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What songs protesting government reaction to 9/11 came out after the event itself and before its 1st anniversary?
September 9, 2011 10:44 AM   Subscribe

I remember the relief of hearing Sage Francis' Makeshift Patriot for the first time in October of 2001. It was the first song that voiced my fear of possible repression in the US. I thought there would be a wave of left-wing protest songs, but it seemed to be more of a trickle. In August of 2002 Sleater-Kinney asked in Combat Rock where the protest songs were. My question is the same as theirs: What songs protesting government reaction to 9/11 came out after the event itself and before its 1st anniversary? I am specifically looking for protest songs by American musicians.
posted by Kattullus to Media & Arts (24 answers total) 7 users marked this as a favorite
 
You'll be interested in Neil Young's Living With War Today, I think you will.
posted by carsonb at 10:56 AM on September 9, 2011


Bright Eyes' "When The President Talks To God" has to be the most vicious takedown of George W. Bush set to music.
posted by drjimmy11 at 10:59 AM on September 9, 2011


I'm not sure the national mood was one of protest, even in lefty/anti-war/student circles, until the first rumblings of war in Iraq, in the late fall of 2002 through to spring 2003. I remember being probably the only person I knew (as a left-leaning college student) who was adamantly against the war in Afghanistan within the first several months of 9/11 happening.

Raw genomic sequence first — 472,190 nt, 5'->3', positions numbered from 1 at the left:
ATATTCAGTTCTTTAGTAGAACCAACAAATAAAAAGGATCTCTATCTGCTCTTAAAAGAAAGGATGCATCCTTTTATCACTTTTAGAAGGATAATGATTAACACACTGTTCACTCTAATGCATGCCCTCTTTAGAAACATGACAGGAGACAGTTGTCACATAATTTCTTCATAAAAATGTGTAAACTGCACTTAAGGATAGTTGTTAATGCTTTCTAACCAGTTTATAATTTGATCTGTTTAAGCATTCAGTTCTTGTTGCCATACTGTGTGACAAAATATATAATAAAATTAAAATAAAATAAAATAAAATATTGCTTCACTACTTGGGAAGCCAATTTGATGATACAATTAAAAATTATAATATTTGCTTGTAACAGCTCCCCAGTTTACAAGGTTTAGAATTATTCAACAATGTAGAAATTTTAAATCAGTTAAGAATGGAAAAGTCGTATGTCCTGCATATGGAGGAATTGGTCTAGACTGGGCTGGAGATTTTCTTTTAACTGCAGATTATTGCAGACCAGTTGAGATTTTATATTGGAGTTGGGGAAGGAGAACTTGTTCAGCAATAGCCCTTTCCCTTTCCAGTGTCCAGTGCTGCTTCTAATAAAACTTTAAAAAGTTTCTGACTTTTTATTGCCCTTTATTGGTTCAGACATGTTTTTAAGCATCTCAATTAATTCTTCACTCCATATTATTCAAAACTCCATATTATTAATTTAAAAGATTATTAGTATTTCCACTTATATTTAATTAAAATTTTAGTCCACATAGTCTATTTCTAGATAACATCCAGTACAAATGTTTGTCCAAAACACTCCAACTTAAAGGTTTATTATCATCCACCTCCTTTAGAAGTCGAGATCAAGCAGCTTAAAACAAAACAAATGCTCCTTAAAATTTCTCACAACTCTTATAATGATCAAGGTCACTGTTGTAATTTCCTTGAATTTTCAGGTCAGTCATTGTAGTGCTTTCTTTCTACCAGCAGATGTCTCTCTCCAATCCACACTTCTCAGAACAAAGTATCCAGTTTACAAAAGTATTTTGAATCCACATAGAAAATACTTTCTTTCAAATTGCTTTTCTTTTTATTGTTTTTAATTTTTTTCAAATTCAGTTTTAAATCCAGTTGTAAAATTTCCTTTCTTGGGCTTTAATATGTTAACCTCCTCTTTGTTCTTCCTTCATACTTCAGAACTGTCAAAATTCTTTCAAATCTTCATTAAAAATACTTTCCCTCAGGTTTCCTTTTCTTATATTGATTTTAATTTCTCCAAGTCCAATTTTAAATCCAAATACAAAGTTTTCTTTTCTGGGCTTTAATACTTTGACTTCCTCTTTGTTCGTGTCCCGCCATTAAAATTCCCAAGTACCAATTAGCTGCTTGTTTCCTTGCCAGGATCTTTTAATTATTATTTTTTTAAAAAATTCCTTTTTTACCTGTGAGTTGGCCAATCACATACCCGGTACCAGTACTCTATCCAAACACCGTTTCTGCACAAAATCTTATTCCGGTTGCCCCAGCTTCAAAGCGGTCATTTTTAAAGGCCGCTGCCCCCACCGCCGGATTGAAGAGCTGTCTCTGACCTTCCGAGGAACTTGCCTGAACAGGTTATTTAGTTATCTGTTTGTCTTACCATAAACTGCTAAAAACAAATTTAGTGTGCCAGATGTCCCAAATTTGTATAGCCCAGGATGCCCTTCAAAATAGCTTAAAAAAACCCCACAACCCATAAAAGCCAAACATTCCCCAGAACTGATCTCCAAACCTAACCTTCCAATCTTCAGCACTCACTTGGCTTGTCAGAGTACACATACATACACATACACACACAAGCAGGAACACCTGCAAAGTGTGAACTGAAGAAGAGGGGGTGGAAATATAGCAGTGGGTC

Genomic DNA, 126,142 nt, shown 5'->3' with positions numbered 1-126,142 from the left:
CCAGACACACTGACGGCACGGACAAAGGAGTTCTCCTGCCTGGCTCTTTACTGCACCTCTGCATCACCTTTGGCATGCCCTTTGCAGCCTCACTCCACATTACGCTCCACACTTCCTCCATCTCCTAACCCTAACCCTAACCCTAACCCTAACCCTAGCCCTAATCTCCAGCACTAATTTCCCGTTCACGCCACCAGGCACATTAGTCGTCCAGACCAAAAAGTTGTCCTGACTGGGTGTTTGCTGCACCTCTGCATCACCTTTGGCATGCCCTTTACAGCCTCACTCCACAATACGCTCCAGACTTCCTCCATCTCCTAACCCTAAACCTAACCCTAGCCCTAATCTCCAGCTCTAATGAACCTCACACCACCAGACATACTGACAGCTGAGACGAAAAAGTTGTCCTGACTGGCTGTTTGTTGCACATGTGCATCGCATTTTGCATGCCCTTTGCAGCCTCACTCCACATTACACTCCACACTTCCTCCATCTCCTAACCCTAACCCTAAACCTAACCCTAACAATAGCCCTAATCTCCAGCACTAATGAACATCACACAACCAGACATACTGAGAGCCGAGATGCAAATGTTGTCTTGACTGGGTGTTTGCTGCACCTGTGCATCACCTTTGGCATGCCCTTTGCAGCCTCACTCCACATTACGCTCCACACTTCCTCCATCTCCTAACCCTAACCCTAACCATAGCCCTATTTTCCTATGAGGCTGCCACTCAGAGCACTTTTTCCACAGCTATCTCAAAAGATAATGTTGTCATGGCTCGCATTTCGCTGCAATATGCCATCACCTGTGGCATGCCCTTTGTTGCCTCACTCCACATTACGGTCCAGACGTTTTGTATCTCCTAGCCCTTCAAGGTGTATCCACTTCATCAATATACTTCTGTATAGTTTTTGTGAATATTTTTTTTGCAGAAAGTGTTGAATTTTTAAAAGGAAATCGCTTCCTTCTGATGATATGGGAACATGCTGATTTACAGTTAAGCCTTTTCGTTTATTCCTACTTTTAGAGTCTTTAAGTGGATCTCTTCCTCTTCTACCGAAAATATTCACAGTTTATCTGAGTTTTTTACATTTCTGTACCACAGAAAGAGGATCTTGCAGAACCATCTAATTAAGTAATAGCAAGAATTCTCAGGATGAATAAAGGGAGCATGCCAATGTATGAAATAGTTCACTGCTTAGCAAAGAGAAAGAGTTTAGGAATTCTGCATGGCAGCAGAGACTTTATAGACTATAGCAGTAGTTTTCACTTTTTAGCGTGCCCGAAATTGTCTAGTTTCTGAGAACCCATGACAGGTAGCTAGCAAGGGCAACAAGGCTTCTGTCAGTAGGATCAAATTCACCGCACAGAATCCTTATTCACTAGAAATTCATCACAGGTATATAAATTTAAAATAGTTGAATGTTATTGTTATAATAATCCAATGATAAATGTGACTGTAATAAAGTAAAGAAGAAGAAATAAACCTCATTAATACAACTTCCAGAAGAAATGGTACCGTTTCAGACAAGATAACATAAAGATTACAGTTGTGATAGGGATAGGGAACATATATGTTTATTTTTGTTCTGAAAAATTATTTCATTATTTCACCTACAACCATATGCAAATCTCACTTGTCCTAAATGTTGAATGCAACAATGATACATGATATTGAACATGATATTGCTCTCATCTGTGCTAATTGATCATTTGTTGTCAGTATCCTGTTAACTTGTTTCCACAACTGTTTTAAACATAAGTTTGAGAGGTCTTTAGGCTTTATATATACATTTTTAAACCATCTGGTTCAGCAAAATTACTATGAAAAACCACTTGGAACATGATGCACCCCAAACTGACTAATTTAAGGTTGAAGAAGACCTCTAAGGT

The songs I remember hearing a lot in the run-up to Iraq were the abovementioned Combat Rock and Outkast's B.O.B. (AKA "Bombs Over Baghdad"), which came out in 2000 and is not directly related to post-9/11 sentiment. Also other songs re-appropriated from the Gulf War era, like Ani di Franco's Roll With It.

Keep in mind, too, that back in 2001 it still took some time for a song to pass from the songwriting phase to general public consumption. This is the Napster era we're talking about. We went into Afghanistan in October 2001, so protest songs couldn't possibly have been written in earnest until late fall of that year. The only way there could have been protest songs before then would have been generic "fuck the gub'mit" type Rage Against The Machine stuff, or the sort of Green Party/free Tibet/anti-globalism leftist protest that was common before 9/11 (see, for instance, Patti Smith's Gung Ho record).